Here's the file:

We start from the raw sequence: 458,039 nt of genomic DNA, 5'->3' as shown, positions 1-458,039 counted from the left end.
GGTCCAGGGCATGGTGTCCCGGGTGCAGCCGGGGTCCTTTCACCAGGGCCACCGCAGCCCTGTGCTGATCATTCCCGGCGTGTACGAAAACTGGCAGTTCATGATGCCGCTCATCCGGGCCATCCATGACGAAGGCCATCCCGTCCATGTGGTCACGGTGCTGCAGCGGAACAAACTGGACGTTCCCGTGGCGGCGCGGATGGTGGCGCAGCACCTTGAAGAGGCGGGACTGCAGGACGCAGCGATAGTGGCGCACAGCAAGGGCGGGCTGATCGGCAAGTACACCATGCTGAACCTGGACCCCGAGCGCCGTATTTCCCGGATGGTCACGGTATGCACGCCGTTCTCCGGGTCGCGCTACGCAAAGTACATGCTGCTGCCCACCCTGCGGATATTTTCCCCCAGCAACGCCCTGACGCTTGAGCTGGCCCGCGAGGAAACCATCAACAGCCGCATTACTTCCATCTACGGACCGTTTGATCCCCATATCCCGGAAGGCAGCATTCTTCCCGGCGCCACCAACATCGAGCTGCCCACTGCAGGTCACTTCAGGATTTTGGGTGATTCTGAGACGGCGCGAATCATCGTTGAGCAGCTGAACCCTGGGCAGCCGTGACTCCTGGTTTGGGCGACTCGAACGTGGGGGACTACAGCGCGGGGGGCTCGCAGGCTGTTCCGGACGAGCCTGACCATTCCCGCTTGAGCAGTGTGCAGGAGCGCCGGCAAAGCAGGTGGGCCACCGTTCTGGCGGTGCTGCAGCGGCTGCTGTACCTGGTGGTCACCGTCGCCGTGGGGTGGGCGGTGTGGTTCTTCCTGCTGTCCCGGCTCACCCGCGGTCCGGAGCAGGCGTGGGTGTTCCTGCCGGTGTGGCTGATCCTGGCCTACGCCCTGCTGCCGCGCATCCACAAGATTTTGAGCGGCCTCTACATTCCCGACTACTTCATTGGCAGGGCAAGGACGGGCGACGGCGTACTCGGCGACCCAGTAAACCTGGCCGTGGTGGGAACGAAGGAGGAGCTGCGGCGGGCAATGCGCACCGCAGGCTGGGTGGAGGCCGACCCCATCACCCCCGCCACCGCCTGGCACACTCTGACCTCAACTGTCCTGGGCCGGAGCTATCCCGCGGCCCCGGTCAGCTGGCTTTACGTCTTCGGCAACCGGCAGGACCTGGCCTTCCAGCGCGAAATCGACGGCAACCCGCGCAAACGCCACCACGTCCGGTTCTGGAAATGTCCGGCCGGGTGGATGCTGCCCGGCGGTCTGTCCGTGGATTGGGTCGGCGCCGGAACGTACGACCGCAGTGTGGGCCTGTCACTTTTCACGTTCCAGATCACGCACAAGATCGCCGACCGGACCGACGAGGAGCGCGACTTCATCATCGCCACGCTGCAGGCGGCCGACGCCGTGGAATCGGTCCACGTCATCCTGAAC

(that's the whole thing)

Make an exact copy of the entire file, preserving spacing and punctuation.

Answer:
We start from the raw sequence: 458,039 nt of genomic DNA, 5'->3' as shown, positions 1-458,039 counted from the left end.
GGTCCAGGGCATGGTGTCCCGGGTGCAGCCGGGGTCCTTTCACCAGGGCCACCGCAGCCCTGTGCTGATCATTCCCGGCGTGTACGAAAACTGGCAGTTCATGATGCCGCTCATCCGGGCCATCCATGACGAAGGCCATCCCGTCCATGTGGTCACGGTGCTGCAGCGGAACAAACTGGACGTTCCCGTGGCGGCGCGGATGGTGGCGCAGCACCTTGAAGAGGCGGGACTGCAGGACGCAGCGATAGTGGCGCACAGCAAGGGCGGGCTGATCGGCAAGTACACCATGCTGAACCTGGACCCCGAGCGCCGTATTTCCCGGATGGTCACGGTATGCACGCCGTTCTCCGGGTCGCGCTACGCAAAGTACATGCTGCTGCCCACCCTGCGGATATTTTCCCCCAGCAACGCCCTGACGCTTGAGCTGGCCCGCGAGGAAACCATCAACAGCCGCATTACTTCCATCTACGGACCGTTTGATCCCCATATCCCGGAAGGCAGCATTCTTCCCGGCGCCACCAACATCGAGCTGCCCACTGCAGGTCACTTCAGGATTTTGGGTGATTCTGAGACGGCGCGAATCATCGTTGAGCAGCTGAACCCTGGGCAGCCGTGACTCCTGGTTTGGGCGACTCGAACGTGGGGGACTACAGCGCGGGGGGCTCGCAGGCTGTTCCGGACGAGCCTGACCATTCCCGCTTGAGCAGTGTGCAGGAGCGCCGGCAAAGCAGGTGGGCCACCGTTCTGGCGGTGCTGCAGCGGCTGCTGTACCTGGTGGTCACCGTCGCCGTGGGGTGGGCGGTGTGGTTCTTCCTGCTGTCCCGGCTCACCCGCGGTCCGGAGCAGGCGTGGGTGTTCCTGCCGGTGTGGCTGATCCTGGCCTACGCCCTGCTGCCGCGCATCCACAAGATTTTGAGCGGCCTCTACATTCCCGACTACTTCATTGGCAGGGCAAGGACGGGCGACGGCGTACTCGGCGACCCAGTAAACCTGGCCGTGGTGGGAACGAAGGAGGAGCTGCGGCGGGCAATGCGCACCGCAGGCTGGGTGGAGGCCGACCCCATCACCCCCGCCACCGCCTGGCACACTCTGACCTCAACTGTCCTGGGCCGGAGCTATCCCGCGGCCCCGGTCAGCTGGCTTTACGTCTTCGGCAACCGGCAGGACCTGGCCTTCCAGCGCGAAATCGACGGCAACCCGCGCAAACGCCACCACGTCCGGTTCTGGAAATGTCCGGCCGGGTGGATGCTGCCCGGCGGTCTGTCCGTGGATTGGGTCGGCGCCGGAACGTACGACCGCAGTGTGGGCCTGTCACTTTTCACGTTCCAGATCACGCACAAGATCGCCGACCGGACCGACGAGGAGCGCGACTTCATCATCGCCACGCTGCAGGCGGCCGACGCCGTGGAATCGGTCCACGTCATCCTGAAC